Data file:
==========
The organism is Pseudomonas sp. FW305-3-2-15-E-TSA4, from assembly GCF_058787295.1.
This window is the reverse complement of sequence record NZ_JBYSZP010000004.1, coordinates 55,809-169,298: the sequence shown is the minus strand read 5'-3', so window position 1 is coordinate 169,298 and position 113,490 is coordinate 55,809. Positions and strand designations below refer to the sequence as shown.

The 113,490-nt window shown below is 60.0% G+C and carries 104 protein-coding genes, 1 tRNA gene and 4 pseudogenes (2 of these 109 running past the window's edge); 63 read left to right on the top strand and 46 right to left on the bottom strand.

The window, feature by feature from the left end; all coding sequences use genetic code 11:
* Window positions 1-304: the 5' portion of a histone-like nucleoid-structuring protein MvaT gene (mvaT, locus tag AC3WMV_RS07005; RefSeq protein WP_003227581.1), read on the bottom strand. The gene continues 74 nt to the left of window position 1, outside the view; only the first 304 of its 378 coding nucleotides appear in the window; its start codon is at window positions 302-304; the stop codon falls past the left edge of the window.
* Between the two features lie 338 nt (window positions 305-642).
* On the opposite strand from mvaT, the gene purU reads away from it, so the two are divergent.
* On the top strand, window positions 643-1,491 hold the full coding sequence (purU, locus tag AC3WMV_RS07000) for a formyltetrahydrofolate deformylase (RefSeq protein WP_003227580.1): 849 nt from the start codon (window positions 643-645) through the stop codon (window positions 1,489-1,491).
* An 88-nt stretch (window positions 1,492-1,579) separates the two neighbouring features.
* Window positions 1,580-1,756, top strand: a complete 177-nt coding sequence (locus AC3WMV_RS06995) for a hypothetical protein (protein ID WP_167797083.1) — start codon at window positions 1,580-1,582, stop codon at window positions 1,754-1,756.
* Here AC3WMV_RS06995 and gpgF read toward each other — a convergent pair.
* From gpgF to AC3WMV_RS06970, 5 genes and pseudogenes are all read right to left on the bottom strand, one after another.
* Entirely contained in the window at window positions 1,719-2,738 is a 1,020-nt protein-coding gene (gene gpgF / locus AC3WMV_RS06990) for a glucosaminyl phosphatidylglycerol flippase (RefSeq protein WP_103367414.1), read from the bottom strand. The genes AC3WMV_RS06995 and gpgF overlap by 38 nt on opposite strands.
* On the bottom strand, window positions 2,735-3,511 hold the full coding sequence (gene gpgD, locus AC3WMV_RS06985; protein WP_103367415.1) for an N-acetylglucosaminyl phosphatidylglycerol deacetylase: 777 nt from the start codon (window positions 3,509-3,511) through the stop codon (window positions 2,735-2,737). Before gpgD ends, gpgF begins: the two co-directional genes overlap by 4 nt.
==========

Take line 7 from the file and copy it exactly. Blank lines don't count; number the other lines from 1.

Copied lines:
* On the opposite strand from mvaT, the gene purU reads away from it, so the two are divergent.